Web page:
Categories of girls
In the first year, I didn’t have particularly close friends. I liked that everyone was well-behaved and smart, but I wasn’t sure of myself. I could have relaxed and returned to who I was – a quiet, bookish girl, but I was afraid of shunning people as I had done in junior high school.
I observed the social diversity in the homogenous collective of high school. Some of the girls from the city had more elegant air, implying their well-to-do background, like Shiho. They came from a family of doctors, teachers, and ryokan owners. They focused on the study and cultural activities. They could be top of the class while playing Beethoven on the piano or singing like opera singers.
The girls from rural towns spoke in a thick accent and were less refined than the city girls. Some told crude jokes that surprised the rest. They had a gay presence and vibrant energy that stood out in the class.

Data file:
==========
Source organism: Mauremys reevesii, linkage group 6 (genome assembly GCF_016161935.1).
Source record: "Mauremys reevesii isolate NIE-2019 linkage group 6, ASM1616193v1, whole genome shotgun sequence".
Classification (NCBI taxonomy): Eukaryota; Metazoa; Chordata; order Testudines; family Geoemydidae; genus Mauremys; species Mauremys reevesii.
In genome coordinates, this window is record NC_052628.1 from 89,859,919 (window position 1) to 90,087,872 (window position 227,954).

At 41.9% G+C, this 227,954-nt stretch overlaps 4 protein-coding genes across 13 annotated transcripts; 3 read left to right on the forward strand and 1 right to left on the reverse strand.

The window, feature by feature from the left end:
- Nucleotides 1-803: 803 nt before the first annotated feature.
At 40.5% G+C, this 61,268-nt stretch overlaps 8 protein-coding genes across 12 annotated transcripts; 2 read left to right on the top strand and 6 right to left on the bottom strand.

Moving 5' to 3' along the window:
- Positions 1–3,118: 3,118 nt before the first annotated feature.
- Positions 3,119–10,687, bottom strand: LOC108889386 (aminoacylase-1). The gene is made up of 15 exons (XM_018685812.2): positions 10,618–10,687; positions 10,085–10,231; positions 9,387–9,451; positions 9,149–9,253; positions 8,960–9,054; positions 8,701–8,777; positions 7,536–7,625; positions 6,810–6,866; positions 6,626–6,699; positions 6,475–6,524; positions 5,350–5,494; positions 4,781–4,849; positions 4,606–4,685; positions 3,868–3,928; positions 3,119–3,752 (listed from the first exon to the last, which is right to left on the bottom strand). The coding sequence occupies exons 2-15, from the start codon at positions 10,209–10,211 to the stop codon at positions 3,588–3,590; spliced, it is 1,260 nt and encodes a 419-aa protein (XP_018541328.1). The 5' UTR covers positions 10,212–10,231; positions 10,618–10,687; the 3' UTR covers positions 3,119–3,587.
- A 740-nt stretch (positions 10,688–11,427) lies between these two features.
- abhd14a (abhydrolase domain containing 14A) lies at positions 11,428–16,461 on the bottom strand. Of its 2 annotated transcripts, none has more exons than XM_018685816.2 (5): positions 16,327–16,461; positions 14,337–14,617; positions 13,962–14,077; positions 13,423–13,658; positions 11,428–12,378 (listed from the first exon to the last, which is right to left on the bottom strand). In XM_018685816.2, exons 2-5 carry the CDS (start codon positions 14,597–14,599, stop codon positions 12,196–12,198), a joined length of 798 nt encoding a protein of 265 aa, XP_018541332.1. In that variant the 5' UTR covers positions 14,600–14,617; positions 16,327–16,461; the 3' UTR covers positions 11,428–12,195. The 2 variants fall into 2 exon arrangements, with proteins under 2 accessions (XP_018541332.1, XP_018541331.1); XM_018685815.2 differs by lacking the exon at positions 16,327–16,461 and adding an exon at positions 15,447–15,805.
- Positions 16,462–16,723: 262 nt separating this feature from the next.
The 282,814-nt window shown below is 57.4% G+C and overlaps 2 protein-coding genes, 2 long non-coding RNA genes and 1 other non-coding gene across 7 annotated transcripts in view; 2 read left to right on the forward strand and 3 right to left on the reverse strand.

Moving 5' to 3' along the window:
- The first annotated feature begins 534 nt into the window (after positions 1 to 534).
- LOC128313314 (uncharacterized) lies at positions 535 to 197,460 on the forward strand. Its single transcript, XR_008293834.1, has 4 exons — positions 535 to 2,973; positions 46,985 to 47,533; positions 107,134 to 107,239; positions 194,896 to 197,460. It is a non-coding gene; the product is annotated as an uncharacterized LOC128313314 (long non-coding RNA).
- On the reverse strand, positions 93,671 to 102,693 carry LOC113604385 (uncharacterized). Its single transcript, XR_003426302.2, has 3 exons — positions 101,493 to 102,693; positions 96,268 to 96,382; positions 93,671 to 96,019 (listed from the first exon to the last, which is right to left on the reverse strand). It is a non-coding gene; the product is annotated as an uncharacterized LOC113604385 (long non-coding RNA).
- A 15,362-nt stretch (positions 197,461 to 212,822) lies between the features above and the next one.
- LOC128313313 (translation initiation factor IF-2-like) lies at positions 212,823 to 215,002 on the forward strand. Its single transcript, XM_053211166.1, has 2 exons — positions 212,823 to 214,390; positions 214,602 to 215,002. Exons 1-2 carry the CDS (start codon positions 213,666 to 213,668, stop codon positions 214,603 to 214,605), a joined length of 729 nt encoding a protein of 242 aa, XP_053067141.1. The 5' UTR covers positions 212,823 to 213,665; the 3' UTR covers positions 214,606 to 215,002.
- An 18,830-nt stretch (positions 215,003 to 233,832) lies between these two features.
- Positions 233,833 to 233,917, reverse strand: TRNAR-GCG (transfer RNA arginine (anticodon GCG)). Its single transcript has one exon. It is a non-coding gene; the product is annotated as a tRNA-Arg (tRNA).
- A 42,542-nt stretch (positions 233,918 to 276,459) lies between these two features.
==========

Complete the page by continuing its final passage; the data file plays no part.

There were girls whose womanhood sprouted early. They were pretty with dyed marron color hair and a shorter skirt. They had boyfriends in another school and knew all there was to do with the intimacy with boys.
Some odd girls had their world and shared it with only likeminded girls. They flocked together, so their aura protected them from the insensitivity of other young girls.
Though the threshold was not distinctive, I believe there was a “cool girls” category. They were stylish, apparent even from the way they wore the school uniform. They had a great haircut, carried a cool bag that went with their shoes. Some were into sports, and others were into music. They were full of exciting topics to discuss, or even dull topics were turned into an epic anecdote. They knew how to make each other laugh, with their clever wit and banter. They connected comfortably with others, too, by sharing their deepest thoughts. Basically, the “cool girls” were Izumis from other schools. Izumi was, of course, amongst them.
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